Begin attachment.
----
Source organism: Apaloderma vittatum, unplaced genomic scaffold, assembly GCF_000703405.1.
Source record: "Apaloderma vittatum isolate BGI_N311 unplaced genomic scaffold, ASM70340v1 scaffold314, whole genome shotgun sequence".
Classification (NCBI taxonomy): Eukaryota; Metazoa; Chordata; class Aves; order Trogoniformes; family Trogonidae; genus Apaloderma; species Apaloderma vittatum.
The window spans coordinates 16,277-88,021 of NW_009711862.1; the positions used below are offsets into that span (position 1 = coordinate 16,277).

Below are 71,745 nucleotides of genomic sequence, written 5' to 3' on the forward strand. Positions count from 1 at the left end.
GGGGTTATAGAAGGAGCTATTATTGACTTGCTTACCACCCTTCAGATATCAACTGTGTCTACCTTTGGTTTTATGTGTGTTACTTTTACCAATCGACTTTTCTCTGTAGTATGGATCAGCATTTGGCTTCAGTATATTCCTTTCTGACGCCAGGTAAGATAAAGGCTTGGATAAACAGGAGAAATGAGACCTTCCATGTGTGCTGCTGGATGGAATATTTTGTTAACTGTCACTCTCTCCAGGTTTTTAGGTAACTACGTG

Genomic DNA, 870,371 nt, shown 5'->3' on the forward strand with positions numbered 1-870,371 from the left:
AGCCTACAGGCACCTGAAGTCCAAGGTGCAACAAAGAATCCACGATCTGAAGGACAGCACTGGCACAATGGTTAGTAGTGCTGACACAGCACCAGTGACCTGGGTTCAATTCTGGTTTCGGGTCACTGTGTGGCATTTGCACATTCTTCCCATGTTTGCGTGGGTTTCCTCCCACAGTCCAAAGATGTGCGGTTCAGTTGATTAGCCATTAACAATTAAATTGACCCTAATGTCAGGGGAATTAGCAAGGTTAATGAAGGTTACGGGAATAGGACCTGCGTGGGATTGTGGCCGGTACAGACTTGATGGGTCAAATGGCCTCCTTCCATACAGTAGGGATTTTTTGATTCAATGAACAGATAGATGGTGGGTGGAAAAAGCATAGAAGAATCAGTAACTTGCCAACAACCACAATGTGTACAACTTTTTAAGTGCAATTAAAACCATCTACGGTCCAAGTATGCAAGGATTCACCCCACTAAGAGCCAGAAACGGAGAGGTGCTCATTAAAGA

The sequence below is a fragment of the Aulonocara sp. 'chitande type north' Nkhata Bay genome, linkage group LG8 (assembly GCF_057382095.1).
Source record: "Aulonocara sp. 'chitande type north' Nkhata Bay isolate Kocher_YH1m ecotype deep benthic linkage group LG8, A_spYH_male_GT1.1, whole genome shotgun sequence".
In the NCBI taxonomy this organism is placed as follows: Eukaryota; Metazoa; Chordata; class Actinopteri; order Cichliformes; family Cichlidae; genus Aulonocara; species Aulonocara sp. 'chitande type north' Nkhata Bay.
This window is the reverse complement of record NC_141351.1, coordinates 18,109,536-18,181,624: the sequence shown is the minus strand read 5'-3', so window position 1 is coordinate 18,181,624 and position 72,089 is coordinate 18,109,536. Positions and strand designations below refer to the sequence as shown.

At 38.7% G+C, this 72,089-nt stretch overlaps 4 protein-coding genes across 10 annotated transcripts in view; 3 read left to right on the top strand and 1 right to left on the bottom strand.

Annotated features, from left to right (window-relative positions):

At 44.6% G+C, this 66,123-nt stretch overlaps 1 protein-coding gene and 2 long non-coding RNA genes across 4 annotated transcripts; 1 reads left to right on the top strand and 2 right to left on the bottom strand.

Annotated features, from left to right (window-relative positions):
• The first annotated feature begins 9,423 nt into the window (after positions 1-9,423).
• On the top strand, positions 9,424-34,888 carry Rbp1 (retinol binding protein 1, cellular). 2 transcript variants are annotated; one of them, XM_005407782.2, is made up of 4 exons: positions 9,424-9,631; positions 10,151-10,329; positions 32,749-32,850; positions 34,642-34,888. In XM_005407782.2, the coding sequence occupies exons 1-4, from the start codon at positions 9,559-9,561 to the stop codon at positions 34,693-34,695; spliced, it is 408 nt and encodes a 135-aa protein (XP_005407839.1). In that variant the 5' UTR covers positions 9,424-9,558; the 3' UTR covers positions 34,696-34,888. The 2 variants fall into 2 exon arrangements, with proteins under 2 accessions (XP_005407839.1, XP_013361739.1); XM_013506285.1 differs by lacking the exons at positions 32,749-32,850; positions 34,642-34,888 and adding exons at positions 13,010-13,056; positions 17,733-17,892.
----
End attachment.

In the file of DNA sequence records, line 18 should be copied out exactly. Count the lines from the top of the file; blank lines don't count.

• On the top strand, positions 9,424-34,888 carry Rbp1 (retinol binding protein 1, cellular). 2 transcript variants are annotated; one of them, XM_005407782.2, is made up of 4 exons: positions 9,424-9,631; positions 10,151-10,329; positions 32,749-32,850; positions 34,642-34,888. In XM_005407782.2, the coding sequence occupies exons 1-4, from the start codon at positions 9,559-9,561 to the stop codon at positions 34,693-34,695; spliced, it is 408 nt and encodes a 135-aa protein (XP_005407839.1). In that variant the 5' UTR covers positions 9,424-9,558; the 3' UTR covers positions 34,696-34,888. The 2 variants fall into 2 exon arrangements, with proteins under 2 accessions (XP_005407839.1, XP_013361739.1); XM_013506285.1 differs by lacking the exons at positions 32,749-32,850; positions 34,642-34,888 and adding exons at positions 13,010-13,056; positions 17,733-17,892.